Every true believer knows we are saved by grace through faith, apart from good works (Rom. 4:5; Titus 3:5). This does not mean, however, that good works have no place in the dispensation of grace, for right after affirming that we are saved without works (Eph. 2:8,9), Paul quickly asserts that, as new creatures in Christ (II Cor. 5:17), we are created to walk in the good works He has ordained for us (Eph. 2:10). If you have ever wondered what kind of works God expects us to “maintain” (Titus 3:8,14) in our Christian walk, we hope the following brief study of the phrase “good work(s)” in Scripture will help.
For the Ladies
To begin with, in Acts 9 we meet Dorcas, a woman “full of good works” (9:36). She was evidently quite the seamstress, for her good works are later defined by a reference to “the coats and garments which Dorcas made” (v. 39). In those days, it could be said of many a virtuous woman that “she seeketh wool, and flax, and worketh willingly with her hands” (Prov. 31:13 cf. vv. 22,24). Thus we know that when a Christian woman performs the many duties of a wife and mother, she is walking in the good works in which she was created to walk.
To this must be added the testimony of the Apostle Paul, who speaks of widows who were “well reported of for good works” (I Tim. 5:10). He then goes on to describe things like bringing up children, hospitality, and caring for the sick as good works with which godly women can adorn themselves (I Tim. 2:9,10).
For the Men
In the natural accompaniment to these instructions to godly women, Paul instructs the man of God to “labour, working with his hands the thing which is good” (Eph. 4:28). Well, if Christian men are told to work the thing which is good, wouldn’t going to work be a good work? You would think so, especially since God plans to reward men for “whatsoever good thing any man doeth” on the job (Eph. 6:8).
We doubt that most Christians consider these everyday responsibilities as good works, but God says they are. And if being good husbands and fathers and wives and mothers be viewed as good works, it is not a stretch to suggest that being a good citizen would also be found in that category, especially since we are told “to obey magistrates” and, in so doing, “be ready to every good work” (Titus 3:1).
For the Rich
Next, Paul told Timothy to “charge them that are rich…that they be rich in good works, ready to distribute, willing to communicate” (I Tim. 6:17,18). Obviously the financial support of the Lord’s work and less fortunate brethren also constitute good works in God’s eyes (cf. II Cor. 9:6-8). While few of us are rich, all of us can participate in good works of this sort in some measure.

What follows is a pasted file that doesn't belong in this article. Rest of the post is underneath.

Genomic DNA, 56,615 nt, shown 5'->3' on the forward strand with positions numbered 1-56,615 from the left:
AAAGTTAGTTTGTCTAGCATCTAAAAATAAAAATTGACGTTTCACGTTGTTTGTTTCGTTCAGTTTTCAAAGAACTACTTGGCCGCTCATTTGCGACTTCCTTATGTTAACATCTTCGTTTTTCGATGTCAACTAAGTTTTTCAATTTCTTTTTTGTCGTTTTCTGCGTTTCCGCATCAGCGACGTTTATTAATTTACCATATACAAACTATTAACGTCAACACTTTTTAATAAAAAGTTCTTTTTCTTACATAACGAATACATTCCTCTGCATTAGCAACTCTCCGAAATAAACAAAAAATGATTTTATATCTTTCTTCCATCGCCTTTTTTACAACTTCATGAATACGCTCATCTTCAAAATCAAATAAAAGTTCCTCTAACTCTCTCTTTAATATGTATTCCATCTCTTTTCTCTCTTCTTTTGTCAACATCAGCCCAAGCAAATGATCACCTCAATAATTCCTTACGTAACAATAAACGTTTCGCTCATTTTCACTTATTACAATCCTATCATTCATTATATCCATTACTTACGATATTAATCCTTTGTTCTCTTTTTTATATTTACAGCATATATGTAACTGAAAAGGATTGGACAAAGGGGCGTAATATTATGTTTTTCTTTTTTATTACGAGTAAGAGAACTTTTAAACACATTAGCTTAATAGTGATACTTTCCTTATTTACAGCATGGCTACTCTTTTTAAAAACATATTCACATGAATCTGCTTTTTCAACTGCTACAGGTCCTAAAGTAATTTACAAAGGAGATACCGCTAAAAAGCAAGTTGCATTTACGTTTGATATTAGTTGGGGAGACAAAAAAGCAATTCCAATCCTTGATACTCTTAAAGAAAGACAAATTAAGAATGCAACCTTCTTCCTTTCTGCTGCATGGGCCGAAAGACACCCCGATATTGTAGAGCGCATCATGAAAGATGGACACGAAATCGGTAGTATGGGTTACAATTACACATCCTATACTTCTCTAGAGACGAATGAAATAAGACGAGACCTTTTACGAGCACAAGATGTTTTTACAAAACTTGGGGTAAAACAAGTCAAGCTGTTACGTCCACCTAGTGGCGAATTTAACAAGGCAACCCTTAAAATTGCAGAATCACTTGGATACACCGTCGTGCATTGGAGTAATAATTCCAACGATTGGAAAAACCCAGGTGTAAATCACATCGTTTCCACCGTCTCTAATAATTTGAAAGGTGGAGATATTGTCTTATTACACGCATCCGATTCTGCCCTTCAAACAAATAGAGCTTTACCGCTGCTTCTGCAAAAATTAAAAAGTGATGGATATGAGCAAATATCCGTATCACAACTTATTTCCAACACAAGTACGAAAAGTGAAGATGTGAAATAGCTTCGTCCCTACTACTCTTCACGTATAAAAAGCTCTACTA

This then opens up a wide field in the category of good works, for we can give our time, our talent, and our efforts to the Lord’s work as well as our finances, and there are innumerable ways we can “do good unto all men, especially…the household of faith” (Gal. 6:10).
For Us All
In time past, rebuilding the temple was a “good work” (Neh. 2:18). Today God’s temple is found in the physical bodies of individual believers (I Cor. 6:19,20), and in the Body of Christ (3:16,17), and so you would think that building up believers and local churches would be good works today. If ministering to the physical body of the Lord was considered a “good work” (Matt. 26:6-10), surely ministering to the Body of Christ would be as well. If the Lord defined “good works” as feeding the multitudes, opening the eyes of the blind, and helping the lame to walk (John 10:32), then surely “to feed the church of God” (Acts 20:28) by opening the eyes of their understanding (Eph. 1:18) so they can “walk worthy” of their vocation (Eph. 4:1) would be good works as well.
Since “all Scripture” is given that we might be “throughly furnished unto all good works” (II Tim. 3:16,17), then the reproof, correction and instruction of the saints mentioned here must also be considered “good works.” Of course, it goes without saying that “if a man desire the office of a bishop, he desireth a good work” (I Tim. 3:1). In this passage, Paul is talking about the qualifications of a spiritual leader. Thus if a man is interested in doing good works, we believe the pastoral ministry tops the list of good works in which he can engage for the Lord.
So how about it, Christian friend? Are you walking in the good works you were created to walk in? It is your only hope of a happy, fulfilling Christian life. No creature of God is happy unless he is doing what he was created to do. Birds were created to fly, horses were created to run, and neither are happy when kept from doing what they were created to do. Your only hope for a truly satisfying Christian life is to be “fruitful in every good work” (Col. 1:10)! What’s more, it is the only way to please the One “who gave Himself for us, that He might…purify unto Himself a peculiar people, zealous of good works” (Titus 2:14).
To the Reader:
Some of our Two Minutes articles were written many years ago by Pastor C. R. Stam for publication in newspapers. When many of these articles were later compiled in book form, Pastor Stam wrote this word of explanation in the Preface:
"It should be borne in mind that the newspaper column, Two Minutes With the Bible, has now been published for many years, so that local, national and international events are discussed as if they occurred only recently. Rather than rewrite or date such articles, we have left them just as they were when first published. This, we felt, would add to the interest, especially since our readers understand that they first appeared as newspaper articles."
To this we would add that the same is true for the articles written by others that we continue to add, on a regular basis, to the Two Minutes library. We hope that you'll agree that while some of the references in these articles are dated, the spiritual truths taught therein are timeless.